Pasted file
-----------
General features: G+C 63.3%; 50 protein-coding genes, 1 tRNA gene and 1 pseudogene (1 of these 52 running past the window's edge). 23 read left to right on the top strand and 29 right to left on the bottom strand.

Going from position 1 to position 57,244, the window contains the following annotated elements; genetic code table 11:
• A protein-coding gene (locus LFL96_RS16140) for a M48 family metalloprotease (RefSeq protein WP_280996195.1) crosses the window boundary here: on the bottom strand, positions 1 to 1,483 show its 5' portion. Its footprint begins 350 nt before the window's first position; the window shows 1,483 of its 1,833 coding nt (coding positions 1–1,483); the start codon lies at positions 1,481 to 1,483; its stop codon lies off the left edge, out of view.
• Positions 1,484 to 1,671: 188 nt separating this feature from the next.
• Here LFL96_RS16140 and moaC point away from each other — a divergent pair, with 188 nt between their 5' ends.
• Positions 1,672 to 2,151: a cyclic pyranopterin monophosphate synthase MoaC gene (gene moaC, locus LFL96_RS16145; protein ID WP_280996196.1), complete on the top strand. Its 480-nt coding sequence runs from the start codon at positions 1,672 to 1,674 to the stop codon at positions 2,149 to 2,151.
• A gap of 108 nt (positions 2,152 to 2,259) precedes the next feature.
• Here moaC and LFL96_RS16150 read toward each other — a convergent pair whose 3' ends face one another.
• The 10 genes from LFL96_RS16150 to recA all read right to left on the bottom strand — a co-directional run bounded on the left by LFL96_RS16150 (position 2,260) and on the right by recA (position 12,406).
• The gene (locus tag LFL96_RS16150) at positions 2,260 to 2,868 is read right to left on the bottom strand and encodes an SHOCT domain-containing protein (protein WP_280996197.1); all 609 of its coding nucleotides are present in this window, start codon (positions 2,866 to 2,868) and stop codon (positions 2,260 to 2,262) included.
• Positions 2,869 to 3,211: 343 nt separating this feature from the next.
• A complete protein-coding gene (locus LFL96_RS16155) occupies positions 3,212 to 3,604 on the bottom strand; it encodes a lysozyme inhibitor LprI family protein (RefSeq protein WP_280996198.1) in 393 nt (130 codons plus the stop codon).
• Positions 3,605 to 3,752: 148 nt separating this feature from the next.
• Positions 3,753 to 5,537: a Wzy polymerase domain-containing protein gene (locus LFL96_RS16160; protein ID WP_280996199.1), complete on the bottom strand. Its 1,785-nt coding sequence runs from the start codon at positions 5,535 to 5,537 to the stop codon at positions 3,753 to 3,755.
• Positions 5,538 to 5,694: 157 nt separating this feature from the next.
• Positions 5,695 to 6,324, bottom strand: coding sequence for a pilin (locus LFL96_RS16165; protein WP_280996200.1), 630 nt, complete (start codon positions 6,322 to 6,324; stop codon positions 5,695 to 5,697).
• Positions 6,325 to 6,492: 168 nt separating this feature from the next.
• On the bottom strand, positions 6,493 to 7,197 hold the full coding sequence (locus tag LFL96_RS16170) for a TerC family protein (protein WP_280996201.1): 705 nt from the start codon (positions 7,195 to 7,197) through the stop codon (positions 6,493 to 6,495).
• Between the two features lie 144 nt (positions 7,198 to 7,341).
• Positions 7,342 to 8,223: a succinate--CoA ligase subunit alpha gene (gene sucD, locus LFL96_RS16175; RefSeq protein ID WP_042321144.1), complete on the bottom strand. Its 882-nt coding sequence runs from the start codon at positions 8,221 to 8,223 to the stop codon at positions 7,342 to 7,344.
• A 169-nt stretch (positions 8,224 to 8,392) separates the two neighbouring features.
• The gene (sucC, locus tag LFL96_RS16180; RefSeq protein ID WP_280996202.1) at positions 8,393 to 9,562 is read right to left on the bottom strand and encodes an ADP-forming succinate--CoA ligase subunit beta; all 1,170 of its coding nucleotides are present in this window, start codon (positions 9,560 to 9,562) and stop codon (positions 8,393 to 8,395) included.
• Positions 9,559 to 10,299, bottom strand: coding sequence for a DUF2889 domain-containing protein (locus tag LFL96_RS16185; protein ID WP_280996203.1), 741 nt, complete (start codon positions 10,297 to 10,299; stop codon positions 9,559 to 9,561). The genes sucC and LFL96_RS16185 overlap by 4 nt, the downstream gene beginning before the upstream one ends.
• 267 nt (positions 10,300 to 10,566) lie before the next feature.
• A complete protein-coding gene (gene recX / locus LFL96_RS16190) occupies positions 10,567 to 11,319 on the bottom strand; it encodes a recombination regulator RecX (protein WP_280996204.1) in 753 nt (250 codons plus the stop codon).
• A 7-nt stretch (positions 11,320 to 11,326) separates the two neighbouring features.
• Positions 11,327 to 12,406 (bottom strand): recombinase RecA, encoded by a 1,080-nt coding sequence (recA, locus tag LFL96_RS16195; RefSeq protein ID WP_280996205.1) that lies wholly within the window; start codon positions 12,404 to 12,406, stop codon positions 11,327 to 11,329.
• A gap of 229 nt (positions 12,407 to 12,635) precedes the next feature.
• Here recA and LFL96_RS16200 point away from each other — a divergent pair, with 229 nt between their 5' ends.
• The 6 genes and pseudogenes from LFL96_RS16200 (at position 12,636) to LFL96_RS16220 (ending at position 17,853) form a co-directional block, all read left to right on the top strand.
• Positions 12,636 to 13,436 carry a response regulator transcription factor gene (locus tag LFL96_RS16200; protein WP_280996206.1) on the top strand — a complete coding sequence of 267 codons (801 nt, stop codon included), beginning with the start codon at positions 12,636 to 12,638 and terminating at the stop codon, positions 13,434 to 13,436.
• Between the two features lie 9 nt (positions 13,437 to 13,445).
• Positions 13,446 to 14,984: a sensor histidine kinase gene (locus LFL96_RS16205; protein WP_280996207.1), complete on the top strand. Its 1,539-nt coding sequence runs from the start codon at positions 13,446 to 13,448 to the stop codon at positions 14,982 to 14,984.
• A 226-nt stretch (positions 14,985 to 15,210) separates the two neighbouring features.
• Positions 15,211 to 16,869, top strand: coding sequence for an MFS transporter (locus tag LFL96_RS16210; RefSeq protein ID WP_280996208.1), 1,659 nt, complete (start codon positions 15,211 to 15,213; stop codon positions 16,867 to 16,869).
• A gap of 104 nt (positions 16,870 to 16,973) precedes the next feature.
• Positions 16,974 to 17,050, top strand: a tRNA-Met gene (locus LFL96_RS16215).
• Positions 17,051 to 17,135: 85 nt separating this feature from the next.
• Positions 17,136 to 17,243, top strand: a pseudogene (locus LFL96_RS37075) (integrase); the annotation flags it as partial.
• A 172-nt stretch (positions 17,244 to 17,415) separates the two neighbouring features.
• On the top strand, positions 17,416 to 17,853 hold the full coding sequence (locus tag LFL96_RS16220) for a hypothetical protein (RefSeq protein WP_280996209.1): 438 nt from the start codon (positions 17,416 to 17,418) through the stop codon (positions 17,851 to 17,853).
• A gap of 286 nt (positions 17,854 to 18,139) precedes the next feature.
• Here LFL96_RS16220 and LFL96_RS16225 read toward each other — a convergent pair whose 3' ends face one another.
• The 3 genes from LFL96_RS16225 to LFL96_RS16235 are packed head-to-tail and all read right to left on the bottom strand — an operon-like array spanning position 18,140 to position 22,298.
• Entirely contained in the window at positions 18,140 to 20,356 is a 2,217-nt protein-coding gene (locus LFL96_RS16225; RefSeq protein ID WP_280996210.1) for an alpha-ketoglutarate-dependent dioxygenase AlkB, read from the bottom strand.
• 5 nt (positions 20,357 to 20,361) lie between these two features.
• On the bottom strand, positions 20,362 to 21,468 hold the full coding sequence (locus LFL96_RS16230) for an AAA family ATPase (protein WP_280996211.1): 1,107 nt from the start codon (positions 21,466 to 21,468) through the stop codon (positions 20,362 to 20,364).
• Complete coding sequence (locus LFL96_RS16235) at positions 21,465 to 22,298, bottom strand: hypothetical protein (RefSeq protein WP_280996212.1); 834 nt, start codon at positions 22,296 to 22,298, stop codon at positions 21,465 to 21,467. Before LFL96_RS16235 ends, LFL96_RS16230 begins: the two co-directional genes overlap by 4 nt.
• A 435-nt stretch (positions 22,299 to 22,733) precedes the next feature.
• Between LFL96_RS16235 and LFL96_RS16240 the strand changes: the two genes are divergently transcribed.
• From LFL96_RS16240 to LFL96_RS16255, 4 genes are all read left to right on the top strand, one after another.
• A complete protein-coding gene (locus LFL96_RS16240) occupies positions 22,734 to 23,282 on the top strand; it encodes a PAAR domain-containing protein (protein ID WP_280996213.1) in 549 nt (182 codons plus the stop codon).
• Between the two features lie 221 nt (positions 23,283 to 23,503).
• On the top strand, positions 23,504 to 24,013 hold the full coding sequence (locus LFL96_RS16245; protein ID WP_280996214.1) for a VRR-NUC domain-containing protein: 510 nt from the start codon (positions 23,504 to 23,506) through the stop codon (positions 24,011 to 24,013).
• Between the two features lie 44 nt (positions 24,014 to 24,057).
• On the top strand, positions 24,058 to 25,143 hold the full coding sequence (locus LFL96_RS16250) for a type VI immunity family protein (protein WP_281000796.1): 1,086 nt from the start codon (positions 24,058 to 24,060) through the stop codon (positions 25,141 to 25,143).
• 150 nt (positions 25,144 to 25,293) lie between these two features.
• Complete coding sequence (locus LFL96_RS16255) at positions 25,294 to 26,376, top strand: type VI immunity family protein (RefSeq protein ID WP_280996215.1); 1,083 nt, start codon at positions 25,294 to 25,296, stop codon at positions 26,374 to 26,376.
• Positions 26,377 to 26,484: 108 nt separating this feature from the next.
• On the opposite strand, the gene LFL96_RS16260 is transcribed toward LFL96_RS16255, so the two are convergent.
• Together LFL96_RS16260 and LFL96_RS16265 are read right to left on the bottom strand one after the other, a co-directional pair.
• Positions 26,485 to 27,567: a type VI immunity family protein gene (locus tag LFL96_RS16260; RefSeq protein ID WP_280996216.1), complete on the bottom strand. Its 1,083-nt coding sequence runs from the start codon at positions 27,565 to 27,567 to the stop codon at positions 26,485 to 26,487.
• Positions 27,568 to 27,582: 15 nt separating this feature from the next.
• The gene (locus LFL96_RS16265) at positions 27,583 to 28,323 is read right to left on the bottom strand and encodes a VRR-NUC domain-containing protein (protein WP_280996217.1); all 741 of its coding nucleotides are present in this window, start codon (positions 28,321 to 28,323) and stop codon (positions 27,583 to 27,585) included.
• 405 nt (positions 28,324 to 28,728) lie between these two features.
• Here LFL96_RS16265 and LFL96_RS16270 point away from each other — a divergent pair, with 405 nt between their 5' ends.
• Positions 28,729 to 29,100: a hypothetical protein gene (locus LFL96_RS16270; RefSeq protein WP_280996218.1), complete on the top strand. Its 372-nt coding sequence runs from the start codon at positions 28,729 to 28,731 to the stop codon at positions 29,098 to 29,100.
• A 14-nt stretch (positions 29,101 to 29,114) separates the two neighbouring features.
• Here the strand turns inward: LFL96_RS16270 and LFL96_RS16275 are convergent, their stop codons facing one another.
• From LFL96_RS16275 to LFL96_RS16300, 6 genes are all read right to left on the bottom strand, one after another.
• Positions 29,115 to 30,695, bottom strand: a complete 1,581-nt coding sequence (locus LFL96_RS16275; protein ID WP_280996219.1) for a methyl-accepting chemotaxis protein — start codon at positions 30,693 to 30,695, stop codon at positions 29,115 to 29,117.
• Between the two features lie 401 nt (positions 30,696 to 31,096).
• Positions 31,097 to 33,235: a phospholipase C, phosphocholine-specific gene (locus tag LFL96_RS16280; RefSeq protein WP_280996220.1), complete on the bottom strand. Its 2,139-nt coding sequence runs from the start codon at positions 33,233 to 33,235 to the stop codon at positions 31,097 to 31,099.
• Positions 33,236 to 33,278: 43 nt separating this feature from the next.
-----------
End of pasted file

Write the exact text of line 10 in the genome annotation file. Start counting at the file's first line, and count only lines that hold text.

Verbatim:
• The gene (locus tag LFL96_RS16150) at positions 2,260 to 2,868 is read right to left on the bottom strand and encodes an SHOCT domain-containing protein (protein WP_280996197.1); all 609 of its coding nucleotides are present in this window, start codon (positions 2,866 to 2,868) and stop codon (positions 2,260 to 2,262) included.